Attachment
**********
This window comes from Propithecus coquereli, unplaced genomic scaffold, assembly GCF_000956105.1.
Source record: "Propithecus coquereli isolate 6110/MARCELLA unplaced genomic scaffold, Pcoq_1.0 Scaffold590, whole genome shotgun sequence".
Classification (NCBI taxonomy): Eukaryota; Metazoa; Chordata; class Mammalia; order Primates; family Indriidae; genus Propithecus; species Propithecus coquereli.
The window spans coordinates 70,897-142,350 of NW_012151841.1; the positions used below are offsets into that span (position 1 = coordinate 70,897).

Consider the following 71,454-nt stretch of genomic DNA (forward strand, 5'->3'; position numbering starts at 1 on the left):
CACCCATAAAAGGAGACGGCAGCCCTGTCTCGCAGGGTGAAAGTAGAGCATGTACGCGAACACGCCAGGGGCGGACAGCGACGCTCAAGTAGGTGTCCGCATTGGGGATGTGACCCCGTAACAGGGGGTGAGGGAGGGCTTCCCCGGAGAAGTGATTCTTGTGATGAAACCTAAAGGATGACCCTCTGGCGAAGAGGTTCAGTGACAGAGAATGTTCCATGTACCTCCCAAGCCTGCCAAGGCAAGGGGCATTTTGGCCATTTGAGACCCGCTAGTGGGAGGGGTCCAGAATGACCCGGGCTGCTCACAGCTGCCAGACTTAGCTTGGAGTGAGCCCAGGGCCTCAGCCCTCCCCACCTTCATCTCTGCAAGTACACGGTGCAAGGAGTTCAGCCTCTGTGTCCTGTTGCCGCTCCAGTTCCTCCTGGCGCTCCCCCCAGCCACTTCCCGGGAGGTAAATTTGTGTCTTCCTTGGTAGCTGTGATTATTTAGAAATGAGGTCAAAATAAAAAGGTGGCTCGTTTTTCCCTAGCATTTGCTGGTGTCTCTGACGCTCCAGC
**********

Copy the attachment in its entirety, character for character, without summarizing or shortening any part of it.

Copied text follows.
This window comes from Propithecus coquereli, unplaced genomic scaffold, assembly GCF_000956105.1.
Source record: "Propithecus coquereli isolate 6110/MARCELLA unplaced genomic scaffold, Pcoq_1.0 Scaffold590, whole genome shotgun sequence".
Classification (NCBI taxonomy): Eukaryota; Metazoa; Chordata; class Mammalia; order Primates; family Indriidae; genus Propithecus; species Propithecus coquereli.
The window spans coordinates 70,897-142,350 of NW_012151841.1; the positions used below are offsets into that span (position 1 = coordinate 70,897).

Consider the following 71,454-nt stretch of genomic DNA (forward strand, 5'->3'; position numbering starts at 1 on the left):
CACCCATAAAAGGAGACGGCAGCCCTGTCTCGCAGGGTGAAAGTAGAGCATGTACGCGAACACGCCAGGGGCGGACAGCGACGCTCAAGTAGGTGTCCGCATTGGGGATGTGACCCCGTAACAGGGGGTGAGGGAGGGCTTCCCCGGAGAAGTGATTCTTGTGATGAAACCTAAAGGATGACCCTCTGGCGAAGAGGTTCAGTGACAGAGAATGTTCCATGTACCTCCCAAGCCTGCCAAGGCAAGGGGCATTTTGGCCATTTGAGACCCGCTAGTGGGAGGGGTCCAGAATGACCCGGGCTGCTCACAGCTGCCAGACTTAGCTTGGAGTGAGCCCAGGGCCTCAGCCCTCCCCACCTTCATCTCTGCAAGTACACGGTGCAAGGAGTTCAGCCTCTGTGTCCTGTTGCCGCTCCAGTTCCTCCTGGCGCTCCCCCCAGCCACTTCCCGGGAGGTAAATTTGTGTCTTCCTTGGTAGCTGTGATTATTTAGAAATGAGGTCAAAATAAAAAGGTGGCTCGTTTTTCCCTAGCATTTGCTGGTGTCTCTGACGCTCCAGC